Though Katz also says it isn’t nearly enough. “That doesn’t help you pick the most nutritious bread, or the best pasta sauce. A member of the foodie elite might say you shouldn’t eat anything from a bag, box, bottle, jar, or can.” That’s admittedly impractical. “We do need to look at all the details that populate the space between where we are and where we want to be.”"
Leading scientists recently identified a dozen chemicals as being responsible for widespread behavioral and cognitive problems. But the scope of the chemical dangers in our environment is likely even greater. Why children and the poor are most susceptible to neurotoxic exposure that may be costing the U.S. billions of dollars and immeasurable peace of mind.
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Eating a meal, any meal, reliably makes an animal, any animal, calmer and more lethargic. This means humans, too. Hunger makes animals alert and irritable, which explains why couples always fight about where to eat dinner. This emotional response encourages the animals to find food.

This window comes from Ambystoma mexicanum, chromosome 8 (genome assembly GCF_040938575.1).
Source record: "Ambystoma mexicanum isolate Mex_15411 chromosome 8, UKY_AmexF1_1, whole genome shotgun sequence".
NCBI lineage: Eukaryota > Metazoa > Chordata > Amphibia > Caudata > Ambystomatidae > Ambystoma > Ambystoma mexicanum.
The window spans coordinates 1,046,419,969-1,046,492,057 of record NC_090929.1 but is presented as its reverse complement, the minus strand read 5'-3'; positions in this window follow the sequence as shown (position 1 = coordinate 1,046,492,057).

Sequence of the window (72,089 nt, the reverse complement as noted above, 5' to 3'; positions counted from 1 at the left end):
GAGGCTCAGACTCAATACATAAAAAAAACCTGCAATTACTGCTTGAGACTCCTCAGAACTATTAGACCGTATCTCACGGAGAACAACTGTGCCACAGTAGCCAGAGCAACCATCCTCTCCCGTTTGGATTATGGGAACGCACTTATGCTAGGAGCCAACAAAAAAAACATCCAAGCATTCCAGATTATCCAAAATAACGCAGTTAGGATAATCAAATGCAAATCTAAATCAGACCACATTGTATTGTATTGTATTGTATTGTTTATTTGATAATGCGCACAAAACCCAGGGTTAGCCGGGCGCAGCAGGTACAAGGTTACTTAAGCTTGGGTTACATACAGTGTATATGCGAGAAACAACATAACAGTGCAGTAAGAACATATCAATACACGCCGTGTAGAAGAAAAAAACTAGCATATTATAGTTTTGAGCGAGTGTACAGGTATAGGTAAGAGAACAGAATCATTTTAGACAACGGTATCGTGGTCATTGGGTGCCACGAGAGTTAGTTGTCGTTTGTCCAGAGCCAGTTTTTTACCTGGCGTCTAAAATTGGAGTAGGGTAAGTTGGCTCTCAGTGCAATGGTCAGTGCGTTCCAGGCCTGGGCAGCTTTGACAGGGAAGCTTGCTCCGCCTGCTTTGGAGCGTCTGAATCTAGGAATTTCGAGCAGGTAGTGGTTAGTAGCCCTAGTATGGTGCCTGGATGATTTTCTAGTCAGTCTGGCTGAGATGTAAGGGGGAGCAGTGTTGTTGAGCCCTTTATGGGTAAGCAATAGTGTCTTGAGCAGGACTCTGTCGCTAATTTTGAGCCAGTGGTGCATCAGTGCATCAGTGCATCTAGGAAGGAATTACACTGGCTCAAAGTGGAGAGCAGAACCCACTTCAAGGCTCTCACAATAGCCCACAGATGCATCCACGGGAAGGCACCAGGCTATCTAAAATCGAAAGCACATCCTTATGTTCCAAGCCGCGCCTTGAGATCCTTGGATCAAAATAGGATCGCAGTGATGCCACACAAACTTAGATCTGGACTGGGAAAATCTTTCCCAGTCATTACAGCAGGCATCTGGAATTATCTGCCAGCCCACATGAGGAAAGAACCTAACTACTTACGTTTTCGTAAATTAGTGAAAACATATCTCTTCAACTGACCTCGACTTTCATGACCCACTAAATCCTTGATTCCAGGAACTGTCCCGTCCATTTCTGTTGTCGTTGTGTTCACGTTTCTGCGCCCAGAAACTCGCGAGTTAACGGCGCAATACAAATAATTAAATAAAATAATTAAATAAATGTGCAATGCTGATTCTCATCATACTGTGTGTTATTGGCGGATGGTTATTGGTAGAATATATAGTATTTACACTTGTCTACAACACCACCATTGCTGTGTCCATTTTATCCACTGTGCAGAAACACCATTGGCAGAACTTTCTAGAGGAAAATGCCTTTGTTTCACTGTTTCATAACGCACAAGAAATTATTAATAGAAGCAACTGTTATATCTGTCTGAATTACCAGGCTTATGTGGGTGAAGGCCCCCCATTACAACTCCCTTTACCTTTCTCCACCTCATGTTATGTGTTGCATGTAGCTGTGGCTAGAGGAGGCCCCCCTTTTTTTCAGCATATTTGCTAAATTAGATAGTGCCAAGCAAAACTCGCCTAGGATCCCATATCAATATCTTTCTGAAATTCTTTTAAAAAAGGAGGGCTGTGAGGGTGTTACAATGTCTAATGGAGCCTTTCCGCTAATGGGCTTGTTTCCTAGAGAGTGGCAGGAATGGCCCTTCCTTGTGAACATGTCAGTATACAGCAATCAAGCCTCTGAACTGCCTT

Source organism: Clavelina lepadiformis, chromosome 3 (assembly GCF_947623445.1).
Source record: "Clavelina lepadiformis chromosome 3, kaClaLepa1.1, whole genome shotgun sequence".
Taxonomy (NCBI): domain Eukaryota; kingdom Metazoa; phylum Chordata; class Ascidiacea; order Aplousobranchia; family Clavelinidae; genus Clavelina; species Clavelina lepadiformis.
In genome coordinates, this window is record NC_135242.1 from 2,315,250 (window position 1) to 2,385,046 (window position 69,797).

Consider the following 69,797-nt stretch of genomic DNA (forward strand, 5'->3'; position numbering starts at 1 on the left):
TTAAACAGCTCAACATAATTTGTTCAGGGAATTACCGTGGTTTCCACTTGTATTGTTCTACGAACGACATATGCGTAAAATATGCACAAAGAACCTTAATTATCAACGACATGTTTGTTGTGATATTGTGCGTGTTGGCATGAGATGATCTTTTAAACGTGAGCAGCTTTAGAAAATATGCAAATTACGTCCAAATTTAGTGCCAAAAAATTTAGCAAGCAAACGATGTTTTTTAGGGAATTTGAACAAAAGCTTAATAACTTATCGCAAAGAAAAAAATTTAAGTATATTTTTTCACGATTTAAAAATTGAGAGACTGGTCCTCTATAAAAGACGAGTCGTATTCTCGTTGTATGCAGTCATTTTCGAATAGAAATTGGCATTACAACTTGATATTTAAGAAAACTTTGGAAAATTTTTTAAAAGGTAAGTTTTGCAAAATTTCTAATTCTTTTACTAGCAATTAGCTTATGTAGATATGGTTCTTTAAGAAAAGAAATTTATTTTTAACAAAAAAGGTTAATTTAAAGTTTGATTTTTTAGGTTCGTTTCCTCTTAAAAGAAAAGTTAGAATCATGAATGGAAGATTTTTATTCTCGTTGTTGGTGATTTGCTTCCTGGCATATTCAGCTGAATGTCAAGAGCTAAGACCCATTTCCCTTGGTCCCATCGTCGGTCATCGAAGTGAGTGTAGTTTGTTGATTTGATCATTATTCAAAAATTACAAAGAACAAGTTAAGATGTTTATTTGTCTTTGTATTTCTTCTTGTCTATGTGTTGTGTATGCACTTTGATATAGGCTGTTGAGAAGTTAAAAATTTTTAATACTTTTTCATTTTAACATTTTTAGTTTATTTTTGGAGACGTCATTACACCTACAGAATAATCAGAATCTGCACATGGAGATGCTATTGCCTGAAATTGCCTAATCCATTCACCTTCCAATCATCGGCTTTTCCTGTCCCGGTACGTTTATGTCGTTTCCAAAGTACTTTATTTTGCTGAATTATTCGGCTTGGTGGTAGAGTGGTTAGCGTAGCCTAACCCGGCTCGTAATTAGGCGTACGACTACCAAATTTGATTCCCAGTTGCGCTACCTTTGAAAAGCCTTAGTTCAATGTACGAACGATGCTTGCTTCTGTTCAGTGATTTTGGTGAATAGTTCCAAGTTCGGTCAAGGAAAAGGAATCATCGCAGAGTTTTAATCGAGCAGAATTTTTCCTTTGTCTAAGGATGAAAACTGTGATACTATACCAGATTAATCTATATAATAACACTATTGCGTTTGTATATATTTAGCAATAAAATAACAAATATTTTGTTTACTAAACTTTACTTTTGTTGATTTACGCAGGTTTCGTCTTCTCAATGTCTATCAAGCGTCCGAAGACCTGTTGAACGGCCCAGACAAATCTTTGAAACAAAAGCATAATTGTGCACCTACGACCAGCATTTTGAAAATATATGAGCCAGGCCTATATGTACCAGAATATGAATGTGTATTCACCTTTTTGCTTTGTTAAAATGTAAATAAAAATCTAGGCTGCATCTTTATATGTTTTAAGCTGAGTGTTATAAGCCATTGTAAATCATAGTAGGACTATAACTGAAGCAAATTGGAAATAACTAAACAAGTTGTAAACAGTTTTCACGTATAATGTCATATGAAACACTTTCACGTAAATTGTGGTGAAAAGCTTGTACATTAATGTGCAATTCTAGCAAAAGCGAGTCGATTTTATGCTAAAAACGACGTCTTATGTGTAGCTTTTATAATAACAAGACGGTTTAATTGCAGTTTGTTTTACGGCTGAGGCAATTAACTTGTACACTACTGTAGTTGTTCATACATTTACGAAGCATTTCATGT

But all this is only in the broadest, most primal “eating = good, not eating = bad” way. The details of the relationship between foods and moods end up being a little contradictory and a lot complicated.
What we tend to think of as “emotional eating” is a specific kind of eating and a specific kind of emotion—eating sugary, fatty, carb-y, unhealthy foods as a coping mechanism for feeling upset. In reality, “emotional eating” is a much broader term.